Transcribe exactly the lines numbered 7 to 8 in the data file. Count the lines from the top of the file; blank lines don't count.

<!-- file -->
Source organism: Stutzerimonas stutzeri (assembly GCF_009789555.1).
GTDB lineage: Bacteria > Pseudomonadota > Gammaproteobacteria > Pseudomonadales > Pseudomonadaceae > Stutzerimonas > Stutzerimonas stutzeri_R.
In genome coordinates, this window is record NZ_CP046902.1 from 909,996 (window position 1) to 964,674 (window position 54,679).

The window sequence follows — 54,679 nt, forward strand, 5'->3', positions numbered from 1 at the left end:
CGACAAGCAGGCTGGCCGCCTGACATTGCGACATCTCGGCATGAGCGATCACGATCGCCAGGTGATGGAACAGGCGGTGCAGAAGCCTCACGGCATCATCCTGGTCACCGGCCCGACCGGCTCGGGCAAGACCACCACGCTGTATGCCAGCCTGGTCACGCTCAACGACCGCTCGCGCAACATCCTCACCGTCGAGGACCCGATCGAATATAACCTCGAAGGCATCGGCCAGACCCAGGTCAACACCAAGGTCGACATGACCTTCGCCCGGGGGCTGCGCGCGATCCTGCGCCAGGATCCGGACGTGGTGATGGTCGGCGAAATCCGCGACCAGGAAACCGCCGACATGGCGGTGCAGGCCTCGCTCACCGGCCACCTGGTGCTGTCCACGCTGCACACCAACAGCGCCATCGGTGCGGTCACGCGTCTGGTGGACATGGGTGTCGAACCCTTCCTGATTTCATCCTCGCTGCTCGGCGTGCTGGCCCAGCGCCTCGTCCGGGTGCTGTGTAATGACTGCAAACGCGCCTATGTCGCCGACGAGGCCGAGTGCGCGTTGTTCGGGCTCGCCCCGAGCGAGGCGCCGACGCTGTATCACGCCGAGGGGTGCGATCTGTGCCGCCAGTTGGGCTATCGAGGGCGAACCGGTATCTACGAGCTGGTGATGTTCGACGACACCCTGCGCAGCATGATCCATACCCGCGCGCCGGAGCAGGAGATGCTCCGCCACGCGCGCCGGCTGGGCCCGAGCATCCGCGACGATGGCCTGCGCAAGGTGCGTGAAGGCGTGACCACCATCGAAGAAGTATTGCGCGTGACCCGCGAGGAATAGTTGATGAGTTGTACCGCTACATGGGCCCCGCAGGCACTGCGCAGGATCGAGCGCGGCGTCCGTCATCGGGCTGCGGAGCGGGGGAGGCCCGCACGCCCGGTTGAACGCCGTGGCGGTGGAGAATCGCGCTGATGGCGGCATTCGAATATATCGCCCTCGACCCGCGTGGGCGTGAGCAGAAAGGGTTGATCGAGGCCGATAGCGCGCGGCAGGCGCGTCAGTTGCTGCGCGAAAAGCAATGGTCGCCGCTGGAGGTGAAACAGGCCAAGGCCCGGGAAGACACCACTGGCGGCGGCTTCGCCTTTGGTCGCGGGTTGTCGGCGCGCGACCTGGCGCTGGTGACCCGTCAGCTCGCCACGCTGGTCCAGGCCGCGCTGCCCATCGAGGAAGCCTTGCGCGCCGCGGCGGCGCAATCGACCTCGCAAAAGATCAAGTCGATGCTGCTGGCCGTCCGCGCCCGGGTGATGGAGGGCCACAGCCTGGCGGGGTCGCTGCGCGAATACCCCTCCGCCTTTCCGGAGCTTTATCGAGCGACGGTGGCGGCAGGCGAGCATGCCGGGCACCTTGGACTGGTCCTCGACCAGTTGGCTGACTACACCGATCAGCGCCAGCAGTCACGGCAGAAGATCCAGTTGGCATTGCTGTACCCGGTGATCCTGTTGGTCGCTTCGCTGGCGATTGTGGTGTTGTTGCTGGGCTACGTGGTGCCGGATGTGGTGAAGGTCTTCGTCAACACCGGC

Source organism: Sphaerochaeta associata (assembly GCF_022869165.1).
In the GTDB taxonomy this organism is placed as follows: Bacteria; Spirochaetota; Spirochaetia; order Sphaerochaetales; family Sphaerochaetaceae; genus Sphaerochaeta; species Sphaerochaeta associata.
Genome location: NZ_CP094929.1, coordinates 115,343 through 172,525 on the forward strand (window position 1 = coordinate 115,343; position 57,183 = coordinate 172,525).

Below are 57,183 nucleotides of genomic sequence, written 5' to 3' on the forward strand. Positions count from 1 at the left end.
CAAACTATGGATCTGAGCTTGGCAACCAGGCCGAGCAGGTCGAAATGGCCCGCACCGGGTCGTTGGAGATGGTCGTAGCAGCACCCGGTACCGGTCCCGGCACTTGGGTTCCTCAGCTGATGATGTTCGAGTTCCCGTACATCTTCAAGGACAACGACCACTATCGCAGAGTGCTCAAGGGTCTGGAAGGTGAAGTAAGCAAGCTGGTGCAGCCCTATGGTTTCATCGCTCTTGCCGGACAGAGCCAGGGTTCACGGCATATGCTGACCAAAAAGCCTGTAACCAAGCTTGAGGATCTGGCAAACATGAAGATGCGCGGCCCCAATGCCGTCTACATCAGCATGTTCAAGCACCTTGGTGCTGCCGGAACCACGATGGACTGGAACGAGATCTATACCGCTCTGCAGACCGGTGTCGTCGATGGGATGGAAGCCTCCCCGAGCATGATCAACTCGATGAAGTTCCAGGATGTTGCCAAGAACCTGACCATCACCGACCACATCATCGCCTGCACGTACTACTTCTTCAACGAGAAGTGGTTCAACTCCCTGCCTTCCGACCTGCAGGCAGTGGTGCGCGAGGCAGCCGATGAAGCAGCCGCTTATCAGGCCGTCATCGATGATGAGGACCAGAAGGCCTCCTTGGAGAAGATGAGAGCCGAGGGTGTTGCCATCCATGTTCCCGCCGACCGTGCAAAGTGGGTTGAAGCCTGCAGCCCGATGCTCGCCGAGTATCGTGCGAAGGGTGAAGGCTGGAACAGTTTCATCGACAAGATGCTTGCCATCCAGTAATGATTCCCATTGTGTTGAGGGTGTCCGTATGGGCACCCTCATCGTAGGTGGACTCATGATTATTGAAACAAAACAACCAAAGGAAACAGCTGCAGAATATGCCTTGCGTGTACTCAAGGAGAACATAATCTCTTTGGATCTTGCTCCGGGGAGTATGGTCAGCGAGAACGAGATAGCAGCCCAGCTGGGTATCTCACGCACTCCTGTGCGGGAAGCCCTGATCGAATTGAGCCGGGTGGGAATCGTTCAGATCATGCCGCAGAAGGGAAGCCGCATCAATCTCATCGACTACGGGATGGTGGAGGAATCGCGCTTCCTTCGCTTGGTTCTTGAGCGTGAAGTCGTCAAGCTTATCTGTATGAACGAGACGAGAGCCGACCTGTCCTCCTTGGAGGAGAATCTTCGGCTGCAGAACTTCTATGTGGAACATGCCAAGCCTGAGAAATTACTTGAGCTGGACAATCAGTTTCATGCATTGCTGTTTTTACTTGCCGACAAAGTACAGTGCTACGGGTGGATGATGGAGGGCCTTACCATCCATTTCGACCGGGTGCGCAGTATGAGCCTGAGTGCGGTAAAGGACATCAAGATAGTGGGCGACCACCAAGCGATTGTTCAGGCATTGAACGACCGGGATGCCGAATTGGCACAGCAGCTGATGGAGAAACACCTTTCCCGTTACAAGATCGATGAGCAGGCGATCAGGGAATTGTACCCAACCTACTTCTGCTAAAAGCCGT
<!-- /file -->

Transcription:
In the GTDB taxonomy this organism is placed as follows: Bacteria; Spirochaetota; Spirochaetia; order Sphaerochaetales; family Sphaerochaetaceae; genus Sphaerochaeta; species Sphaerochaeta associata.
Genome location: NZ_CP094929.1, coordinates 115,343 through 172,525 on the forward strand (window position 1 = coordinate 115,343; position 57,183 = coordinate 172,525).